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wooden floors

(47 Posts)
Mercedes Fri 18-Feb-05 21:43:36

After trying to clean our carpet after a particulary messy meal by dd we stood back and thought - we need a wooden floor.

I am confused by the choices- Does anyone have a real wood floor which they laid on top of existing floorboards? We've got 45sqm to cover - how much would it cost?

What is the advantage of putting new floor down over sanding the existing floorboards?

Can anyone recommend a good supplier in SE London or even recommend someone to do a properr sanding and fill in the gaps etc.

stripey Fri 18-Feb-05 22:22:20

We had our floors sanded and sealed last year and they look fantastic. However I didn't realise that every time a toy or object of any description is dropped on them they would scratch and dent quite a bit. With 2 boys in the house not sure how long they will last! I was originally going to have wood floors laid but I am assuming they being real wood (not laminate) they would damage in the same way? Not sure?

Do you have a plastic mat under the high chair?

I would say laminate is a lot more practical although IMO doesn't look as good.

Demented Fri 18-Feb-05 22:25:43

We have original boards sanded and they are great. If you decide to do it I would recommend getting the professionals in as it is heavy/messy work and they leave a better finish than doing them yourself. We had the boards in this house redone as the previous owners had done them themselves and finish wasn't great.

starlover Fri 18-Feb-05 22:26:20

but stripey that adds to the look!
i saw them on a house makeover program hitting the floor with a bag of nails to get that effect!

Mercedes Fri 18-Feb-05 23:14:38

I don't like laminate either - too shiny.

I did see wooden tiles which I thought were laminate but the shop said they had 6mm of real wood on top. I always though real wood floors would be floorboards but obviously not.

DD is 3 and is a wriggler so food spreads quite a bit.

sallystrawberry Fri 18-Feb-05 23:21:33

Message withdrawn at poster's request.

Caligula Fri 18-Feb-05 23:55:11

There's no advantage to putting a new floor over old boards imo - it would just add to the expense and also, you'd feel you had to look after it better.

Original floorboards are practical and you don't need to worry about them- a dent here and there simply doesn't show up the way they they would on pristine new floors.

The only thing is to make sure holes are sealed, otherwise food can go down the cracks(not good when a child vomits!) and it can be draughty.

I'd also recommend getting in the experts - more expensive, but oh so much easier and looks so much better.

nikkim Sat 19-Feb-05 00:34:09

Mercedes I watched my dog run mud through the hallway for the fifth time this week and decided it was time for a wooden floor!!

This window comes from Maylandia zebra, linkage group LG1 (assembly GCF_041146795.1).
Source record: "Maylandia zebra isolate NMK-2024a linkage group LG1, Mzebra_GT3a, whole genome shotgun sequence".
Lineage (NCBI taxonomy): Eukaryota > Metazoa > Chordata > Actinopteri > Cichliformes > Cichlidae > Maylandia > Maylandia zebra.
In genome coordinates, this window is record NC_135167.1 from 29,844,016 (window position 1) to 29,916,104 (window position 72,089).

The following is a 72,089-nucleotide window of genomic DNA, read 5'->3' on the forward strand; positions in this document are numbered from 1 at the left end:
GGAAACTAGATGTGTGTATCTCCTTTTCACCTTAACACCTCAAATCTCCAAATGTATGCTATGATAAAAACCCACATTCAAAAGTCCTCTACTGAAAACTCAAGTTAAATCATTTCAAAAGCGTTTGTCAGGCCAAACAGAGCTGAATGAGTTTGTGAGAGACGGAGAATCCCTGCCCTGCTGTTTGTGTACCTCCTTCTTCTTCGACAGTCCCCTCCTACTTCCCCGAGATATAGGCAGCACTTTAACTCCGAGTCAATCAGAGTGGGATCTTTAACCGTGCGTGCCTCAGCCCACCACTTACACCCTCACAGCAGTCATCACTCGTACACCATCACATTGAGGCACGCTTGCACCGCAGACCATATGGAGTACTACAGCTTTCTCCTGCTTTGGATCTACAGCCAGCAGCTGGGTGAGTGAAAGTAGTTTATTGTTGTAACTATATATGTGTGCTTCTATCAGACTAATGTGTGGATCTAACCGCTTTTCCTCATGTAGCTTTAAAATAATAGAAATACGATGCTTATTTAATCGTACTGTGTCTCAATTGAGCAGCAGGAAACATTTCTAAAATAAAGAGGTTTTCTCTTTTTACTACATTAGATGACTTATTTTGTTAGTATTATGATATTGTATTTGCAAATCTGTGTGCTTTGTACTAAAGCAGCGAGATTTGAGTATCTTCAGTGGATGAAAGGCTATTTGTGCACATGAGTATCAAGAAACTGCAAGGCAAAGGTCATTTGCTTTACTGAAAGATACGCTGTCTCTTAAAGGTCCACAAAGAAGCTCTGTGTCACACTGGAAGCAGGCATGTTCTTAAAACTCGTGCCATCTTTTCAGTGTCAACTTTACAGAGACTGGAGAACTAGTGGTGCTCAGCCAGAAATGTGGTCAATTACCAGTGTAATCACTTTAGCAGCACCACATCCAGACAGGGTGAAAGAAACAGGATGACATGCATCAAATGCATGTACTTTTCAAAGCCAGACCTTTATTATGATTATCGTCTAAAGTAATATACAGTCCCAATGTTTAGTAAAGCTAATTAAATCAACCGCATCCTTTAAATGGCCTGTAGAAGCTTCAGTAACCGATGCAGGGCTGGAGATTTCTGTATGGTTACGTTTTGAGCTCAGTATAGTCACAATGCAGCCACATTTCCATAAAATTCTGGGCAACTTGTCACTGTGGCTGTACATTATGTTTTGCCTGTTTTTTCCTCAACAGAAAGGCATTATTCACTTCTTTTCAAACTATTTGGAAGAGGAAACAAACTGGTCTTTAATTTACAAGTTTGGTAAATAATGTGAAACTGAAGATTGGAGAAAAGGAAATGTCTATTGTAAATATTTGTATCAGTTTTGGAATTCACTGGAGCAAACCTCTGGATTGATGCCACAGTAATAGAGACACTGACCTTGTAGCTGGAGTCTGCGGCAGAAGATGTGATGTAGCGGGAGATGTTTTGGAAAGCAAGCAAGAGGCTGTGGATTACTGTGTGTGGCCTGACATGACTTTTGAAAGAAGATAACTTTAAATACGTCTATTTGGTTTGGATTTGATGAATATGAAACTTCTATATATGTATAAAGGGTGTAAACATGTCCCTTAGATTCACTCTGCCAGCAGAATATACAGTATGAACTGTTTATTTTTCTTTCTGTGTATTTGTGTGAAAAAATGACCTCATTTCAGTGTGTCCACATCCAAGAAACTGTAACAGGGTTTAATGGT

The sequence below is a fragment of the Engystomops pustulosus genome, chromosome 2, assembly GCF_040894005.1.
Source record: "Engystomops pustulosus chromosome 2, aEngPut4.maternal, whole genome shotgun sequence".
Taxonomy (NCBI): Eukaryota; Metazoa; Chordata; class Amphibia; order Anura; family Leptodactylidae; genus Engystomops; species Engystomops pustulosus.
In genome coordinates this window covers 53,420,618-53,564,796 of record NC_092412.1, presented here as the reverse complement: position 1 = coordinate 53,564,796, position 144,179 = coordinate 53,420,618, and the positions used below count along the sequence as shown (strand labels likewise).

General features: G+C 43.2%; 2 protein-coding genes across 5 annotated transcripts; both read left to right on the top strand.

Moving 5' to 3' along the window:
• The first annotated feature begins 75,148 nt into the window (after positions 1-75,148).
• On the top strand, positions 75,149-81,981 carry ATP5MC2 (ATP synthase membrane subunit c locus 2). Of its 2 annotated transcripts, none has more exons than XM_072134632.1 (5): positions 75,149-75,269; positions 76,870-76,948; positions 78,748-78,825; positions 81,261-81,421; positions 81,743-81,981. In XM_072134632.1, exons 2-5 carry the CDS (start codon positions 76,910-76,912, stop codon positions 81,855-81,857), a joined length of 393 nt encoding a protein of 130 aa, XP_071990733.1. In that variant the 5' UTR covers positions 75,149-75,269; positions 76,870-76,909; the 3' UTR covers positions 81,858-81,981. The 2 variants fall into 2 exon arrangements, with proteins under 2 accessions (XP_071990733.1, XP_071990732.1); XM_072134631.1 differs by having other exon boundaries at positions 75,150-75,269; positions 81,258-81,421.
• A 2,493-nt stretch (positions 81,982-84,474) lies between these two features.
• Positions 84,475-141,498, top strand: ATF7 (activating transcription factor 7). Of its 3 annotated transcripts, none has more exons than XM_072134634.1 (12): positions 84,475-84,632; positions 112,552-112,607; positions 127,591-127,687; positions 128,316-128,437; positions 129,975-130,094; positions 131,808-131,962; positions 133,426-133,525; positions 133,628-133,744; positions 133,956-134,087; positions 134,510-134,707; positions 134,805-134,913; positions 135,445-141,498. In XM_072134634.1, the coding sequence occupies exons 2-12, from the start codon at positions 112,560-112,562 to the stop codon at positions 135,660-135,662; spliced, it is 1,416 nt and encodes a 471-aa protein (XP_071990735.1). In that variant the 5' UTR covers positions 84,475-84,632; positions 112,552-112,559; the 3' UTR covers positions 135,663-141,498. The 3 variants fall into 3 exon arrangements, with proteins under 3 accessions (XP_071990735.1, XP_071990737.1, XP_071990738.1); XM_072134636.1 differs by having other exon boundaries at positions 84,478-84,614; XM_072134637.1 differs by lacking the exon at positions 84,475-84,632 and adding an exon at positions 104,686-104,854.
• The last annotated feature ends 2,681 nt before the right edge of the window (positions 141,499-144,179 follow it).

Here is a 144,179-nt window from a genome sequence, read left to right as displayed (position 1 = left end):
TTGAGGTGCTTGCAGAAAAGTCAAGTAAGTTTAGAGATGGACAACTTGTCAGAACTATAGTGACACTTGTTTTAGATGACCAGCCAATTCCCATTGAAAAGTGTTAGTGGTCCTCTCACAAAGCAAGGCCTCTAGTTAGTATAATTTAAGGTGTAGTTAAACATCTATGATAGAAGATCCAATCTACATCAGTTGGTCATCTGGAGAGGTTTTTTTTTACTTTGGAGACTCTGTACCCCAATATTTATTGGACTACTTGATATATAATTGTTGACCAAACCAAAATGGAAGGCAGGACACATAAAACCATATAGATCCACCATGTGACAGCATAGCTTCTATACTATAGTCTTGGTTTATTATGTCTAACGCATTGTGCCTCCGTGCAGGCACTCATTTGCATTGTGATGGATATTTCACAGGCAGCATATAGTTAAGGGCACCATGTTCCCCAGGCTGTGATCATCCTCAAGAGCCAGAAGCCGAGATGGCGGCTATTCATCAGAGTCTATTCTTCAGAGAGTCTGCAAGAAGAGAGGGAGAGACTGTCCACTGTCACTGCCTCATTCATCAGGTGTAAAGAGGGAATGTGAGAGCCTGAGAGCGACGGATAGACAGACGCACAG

We don't have wooden floors downstairs so will have to put one in. In the front room there is laminate which is ghastly and will have to be done as well , like someone else said they are too shiny and they need cleaning on the hour!

Like you I don't really know where to look and am a bit worried about the cost, this house swallows money for fun.

Mercedes Sat 19-Feb-05 14:37:44


I did some research on the web - and in London the going rate is £25-£35 to sand the floor. This doesn't include staining it or filling in the gaps.

Given that the downstairs is 45sqm approx - that's a lot of money. I thought it would be around £500 all in. I'll have to look at ny budget again!

Tinker Sat 19-Feb-05 14:45:07

I've got wooden floors and some of them are over 100 years old. The dents are what make them beautiful I think. The splashes of hair dye in the bathroom don't though!

Jbck Sat 19-Feb-05 20:50:13

I've got laminate all through my downstairs & I would never have it again far too much maintenance to keep it looking clean & dustfree although it's obviously way preferable hygiene wise to carpet. I figured real wood boards would need the same upkeep I take it Nikkim they don't?

jenthehen Sat 19-Feb-05 21:09:48

we have new oak floor boards and ilove them. Great for keeping clean and quite warm underfoot. They do dent and scratch but this just adds character!

Mercedes Sat 19-Feb-05 21:34:38

jenthehen- can I be really nosey and ask how much they cost? I'm trying to work out whether it would be chepaer to put a new foor down or pay someone to sand the floor.

bluebear Sat 19-Feb-05 21:47:33

Mercedes - we are in west london and have had a quote for £800 to sand, seal the gaps and varnish our floorboards, versus a quote for £3000 to lay down a real wood (oak) floor on top of the boards.

Some advantages of new boards are that there are no gaps between them, and there will be no draughts (we had sanded boards before and sitting on the floor to play with the kids was very chilly).

nikkim Sat 19-Feb-05 22:07:36

Wooden floors would take upkeep but because they are not so shiny and perfect looking I would imagine they do not need to be cleaned as often.

I think we are going to have to give up on wooden floors, we have cement floors so we have to put joists in and then put the floor on top. Thil will mean having to do the whole downstairs, and I really wanted to keep carpet in the playroom as dd sits on the floor a lot and we want a tiled kitchen. Also I am not quite sure how we can lay a wooden floor in the hall way as it will raise the floor level thereby meaning we will either have an odd step up from the porch.

I will have to look into a more wooden looking laminate that isn't perfect and shiny - is there such a thing?

SofiaAmes Sat 19-Feb-05 23:15:16